Our camp spot that evening was another kind Buddhist temple. They showed us a covered but outdoor area with tiled flooring where we could pitch our tents, which was perfect. Another relaxing evening at the temple where we were able to have a much needed ‘bucket-shower’. Whilst we cooked, we were visited by a few friendly locals who watched us in interest, attempting to talk to us which is always difficult without a common language. The monks were incredibly kind and even set up the area we cooked on with power and light, via a long stretch of wire from a nearby building. Who needs to pay for a hotel?! The kindness of the monks was gratefully received.

Tim showing one of the monks the photo he took of him.

I’m not sure if the monk took Tim’s hand, or if it was the other way around..!

Unfortunately, we experienced a very noisy night that night at the temple, but we were glad not to have any danger from burning logs! The temple’s gong was being rung from 0300 for what felt like hours. Chanting and music over the loudspeaker continued for hours too. The resident chickens going off it as well as the birds…! As I dipped in an out of sleep, it felt like a dreamy pandemonium.

Despite the noise, it was a special place to camp for the evening.

The next few days we continued along Highway 13 – the main road heading South towards Cambodia. Despite it being labelled a ‘Highway’, it is not a highway as you would expect: the traffic is very light. However, the road is notoriously boring, and the temperature was searingly hot, increasing each day. Luckily, we found it very easy to refill our water in Laos. There are many petrol stations – along the highway in particular – and almost every station has a free water dispenser. Staying hydrated was vital as we were all feeling dehydrated as the temperature cranked up.

Long stretches of blisteringly hot, flat, straight roads.

The four of us developed a cycling routine that really worked. We found ourselves rising with the sun, enjoying a camp-breakfast and coffee before getting a pre-8am start for the slightly cooler temperatures. We cycled hard all morning, often reaching 60km by lunchtime. For lunch, we always stopped off at a local cafe or restaurant on the roadside, which provided much needed and appreciated shade, often free cold water and a tasty meal to give our bodies energy for the afternoon. Sticky rice with papaya salad for the grand total of 20,000 kip; that’s only £1.80 each, or Laos noodle soup was usually our menu.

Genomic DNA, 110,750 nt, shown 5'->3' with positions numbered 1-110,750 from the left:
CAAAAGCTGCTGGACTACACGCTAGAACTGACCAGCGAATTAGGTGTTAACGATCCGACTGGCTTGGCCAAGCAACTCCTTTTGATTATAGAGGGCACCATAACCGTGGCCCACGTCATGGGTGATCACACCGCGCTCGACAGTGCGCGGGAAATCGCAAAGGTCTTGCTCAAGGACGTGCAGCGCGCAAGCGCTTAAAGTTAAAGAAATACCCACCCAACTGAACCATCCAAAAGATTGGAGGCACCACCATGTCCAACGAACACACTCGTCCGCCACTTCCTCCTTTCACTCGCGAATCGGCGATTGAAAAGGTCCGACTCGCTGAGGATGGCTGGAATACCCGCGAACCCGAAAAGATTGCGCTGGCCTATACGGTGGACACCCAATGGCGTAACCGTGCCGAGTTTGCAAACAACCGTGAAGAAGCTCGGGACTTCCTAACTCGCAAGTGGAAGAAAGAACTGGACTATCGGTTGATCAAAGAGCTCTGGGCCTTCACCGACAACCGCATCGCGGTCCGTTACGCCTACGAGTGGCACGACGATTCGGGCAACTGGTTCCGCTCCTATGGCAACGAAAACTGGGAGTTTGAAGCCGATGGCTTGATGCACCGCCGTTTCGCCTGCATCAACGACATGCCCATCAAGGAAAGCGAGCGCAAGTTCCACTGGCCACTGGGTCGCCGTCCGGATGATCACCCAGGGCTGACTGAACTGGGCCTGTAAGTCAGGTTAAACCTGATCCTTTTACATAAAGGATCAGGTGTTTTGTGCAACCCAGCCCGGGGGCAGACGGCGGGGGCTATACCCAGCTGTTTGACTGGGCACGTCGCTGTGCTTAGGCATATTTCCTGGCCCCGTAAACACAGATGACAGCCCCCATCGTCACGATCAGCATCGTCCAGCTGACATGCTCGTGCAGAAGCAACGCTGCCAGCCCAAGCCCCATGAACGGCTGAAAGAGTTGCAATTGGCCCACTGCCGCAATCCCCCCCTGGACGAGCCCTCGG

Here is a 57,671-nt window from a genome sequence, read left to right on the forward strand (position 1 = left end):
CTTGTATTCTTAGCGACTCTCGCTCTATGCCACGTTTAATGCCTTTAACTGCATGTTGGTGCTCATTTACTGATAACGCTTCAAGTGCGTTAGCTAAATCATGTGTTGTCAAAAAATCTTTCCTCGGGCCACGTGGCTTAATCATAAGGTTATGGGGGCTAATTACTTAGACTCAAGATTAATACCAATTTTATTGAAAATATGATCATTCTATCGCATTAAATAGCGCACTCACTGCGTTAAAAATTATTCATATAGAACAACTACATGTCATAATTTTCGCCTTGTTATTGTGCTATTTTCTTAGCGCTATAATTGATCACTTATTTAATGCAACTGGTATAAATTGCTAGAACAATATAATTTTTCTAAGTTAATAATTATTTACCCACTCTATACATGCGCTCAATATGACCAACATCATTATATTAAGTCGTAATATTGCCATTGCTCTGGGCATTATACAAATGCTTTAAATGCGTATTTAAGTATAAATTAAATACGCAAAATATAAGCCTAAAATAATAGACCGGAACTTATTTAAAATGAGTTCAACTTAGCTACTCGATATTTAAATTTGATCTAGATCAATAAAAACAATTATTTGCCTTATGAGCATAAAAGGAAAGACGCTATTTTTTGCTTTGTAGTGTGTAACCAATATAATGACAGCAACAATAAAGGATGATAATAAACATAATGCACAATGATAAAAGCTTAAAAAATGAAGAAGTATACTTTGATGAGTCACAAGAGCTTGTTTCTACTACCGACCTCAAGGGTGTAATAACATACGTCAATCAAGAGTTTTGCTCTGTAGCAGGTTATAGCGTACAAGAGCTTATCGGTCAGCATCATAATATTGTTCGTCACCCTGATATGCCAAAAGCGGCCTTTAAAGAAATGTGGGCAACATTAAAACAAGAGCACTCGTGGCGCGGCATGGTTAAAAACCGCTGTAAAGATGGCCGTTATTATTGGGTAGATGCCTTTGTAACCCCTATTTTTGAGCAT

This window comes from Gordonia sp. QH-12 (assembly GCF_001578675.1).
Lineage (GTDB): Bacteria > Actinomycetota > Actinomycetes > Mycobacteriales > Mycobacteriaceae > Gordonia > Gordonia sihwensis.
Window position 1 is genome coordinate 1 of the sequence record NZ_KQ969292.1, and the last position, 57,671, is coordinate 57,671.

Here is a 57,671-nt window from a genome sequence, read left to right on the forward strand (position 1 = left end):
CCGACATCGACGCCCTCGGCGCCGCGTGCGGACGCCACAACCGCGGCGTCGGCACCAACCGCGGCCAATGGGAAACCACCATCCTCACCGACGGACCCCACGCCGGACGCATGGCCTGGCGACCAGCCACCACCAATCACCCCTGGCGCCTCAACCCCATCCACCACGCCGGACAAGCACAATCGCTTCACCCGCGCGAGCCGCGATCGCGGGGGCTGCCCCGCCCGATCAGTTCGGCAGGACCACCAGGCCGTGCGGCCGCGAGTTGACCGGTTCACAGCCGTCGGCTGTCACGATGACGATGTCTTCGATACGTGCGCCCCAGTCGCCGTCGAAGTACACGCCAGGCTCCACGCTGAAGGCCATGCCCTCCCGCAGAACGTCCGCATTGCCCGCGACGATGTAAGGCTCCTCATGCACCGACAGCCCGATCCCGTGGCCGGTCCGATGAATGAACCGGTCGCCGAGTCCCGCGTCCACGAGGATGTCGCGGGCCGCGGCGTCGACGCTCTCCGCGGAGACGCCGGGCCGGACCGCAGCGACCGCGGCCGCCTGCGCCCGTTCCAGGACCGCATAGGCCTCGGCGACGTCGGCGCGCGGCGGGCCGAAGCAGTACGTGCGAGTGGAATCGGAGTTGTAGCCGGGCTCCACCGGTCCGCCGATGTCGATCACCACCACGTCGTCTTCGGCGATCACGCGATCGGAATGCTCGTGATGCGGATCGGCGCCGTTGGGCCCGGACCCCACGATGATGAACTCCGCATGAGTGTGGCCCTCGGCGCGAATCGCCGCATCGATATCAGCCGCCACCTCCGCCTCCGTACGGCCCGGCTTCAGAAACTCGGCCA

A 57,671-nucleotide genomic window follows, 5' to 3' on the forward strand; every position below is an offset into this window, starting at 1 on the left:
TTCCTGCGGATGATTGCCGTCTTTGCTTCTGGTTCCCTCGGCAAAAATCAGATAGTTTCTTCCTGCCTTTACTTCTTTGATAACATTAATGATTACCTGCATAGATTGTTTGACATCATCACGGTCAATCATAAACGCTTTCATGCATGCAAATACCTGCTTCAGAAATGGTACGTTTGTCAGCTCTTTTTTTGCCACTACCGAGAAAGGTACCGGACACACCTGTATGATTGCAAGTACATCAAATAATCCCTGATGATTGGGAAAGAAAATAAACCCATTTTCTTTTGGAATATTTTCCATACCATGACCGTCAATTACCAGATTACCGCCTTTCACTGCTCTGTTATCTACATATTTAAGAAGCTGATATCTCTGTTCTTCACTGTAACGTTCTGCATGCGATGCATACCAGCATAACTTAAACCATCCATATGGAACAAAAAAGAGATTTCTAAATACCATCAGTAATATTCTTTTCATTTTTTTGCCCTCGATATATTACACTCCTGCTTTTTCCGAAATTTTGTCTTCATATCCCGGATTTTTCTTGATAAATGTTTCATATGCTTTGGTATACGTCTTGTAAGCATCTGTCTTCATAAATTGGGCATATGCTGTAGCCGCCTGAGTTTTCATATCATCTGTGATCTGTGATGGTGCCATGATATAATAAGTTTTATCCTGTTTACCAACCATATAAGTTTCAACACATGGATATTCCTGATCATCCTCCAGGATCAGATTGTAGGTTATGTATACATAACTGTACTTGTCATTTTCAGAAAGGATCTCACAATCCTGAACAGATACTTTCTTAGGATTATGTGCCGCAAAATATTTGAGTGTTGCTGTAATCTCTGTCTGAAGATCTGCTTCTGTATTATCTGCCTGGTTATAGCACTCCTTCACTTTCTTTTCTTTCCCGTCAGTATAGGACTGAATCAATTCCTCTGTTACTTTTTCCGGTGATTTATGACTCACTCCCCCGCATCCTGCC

In the middle of our afternoon cycling, we usually had one more stop for delicious, icy cold sugarcane juice. Pure sugar cane pressed for the juice through a clever contraption, served over ice. Often we had already cycled for 5 hours in total that day, along the scorching, dry roads, so the refreshing juice was just what we needed and craved. It is sweaty work cycling in Laos at this time of year.

My initial reaction upon tasting sugarcane juice for the first time.

We would sometimes also treat ourselves to a milkshake, choosing carefully from the powders on offer.

The route along the highway south of Savannahket to 4,000 Islands was mostly boring and monotonous, although here and there we would spot a random vivid bright green field to contrast against the usual beige, withered fields. I loved seeing so many animals along the road: water buffalo, cows and their calves, ducks, chickens and chicks, goats and their tiny kids, pigs and piglets and (mostly) lazy dogs. Luckily, we only had one or two half-arsed dog chases.

Laos is fantastic for wild camp spots; each time we looked for a wild camp spot we found somewhere on our first attempt. One of my favourite spots was along a dirt track into a flat area of ground behind a wall. There were no houses or buildings for a good distance around us, and the wall provided a reprieve from any wind (as well as a great place to lean our bikes, as none of us has kickstands!). We would also pass several guesthouses a day, so that option was always there if needed. It’s a great feeling to keep our costs down by camping, and although it was hot in the tent it wasn’t unbearable. It was also lovely to cook our own food and chat with Tim and Linda as the sun goes down, then in the dark with just the light from the stars alongside a faint glow from the nearest village.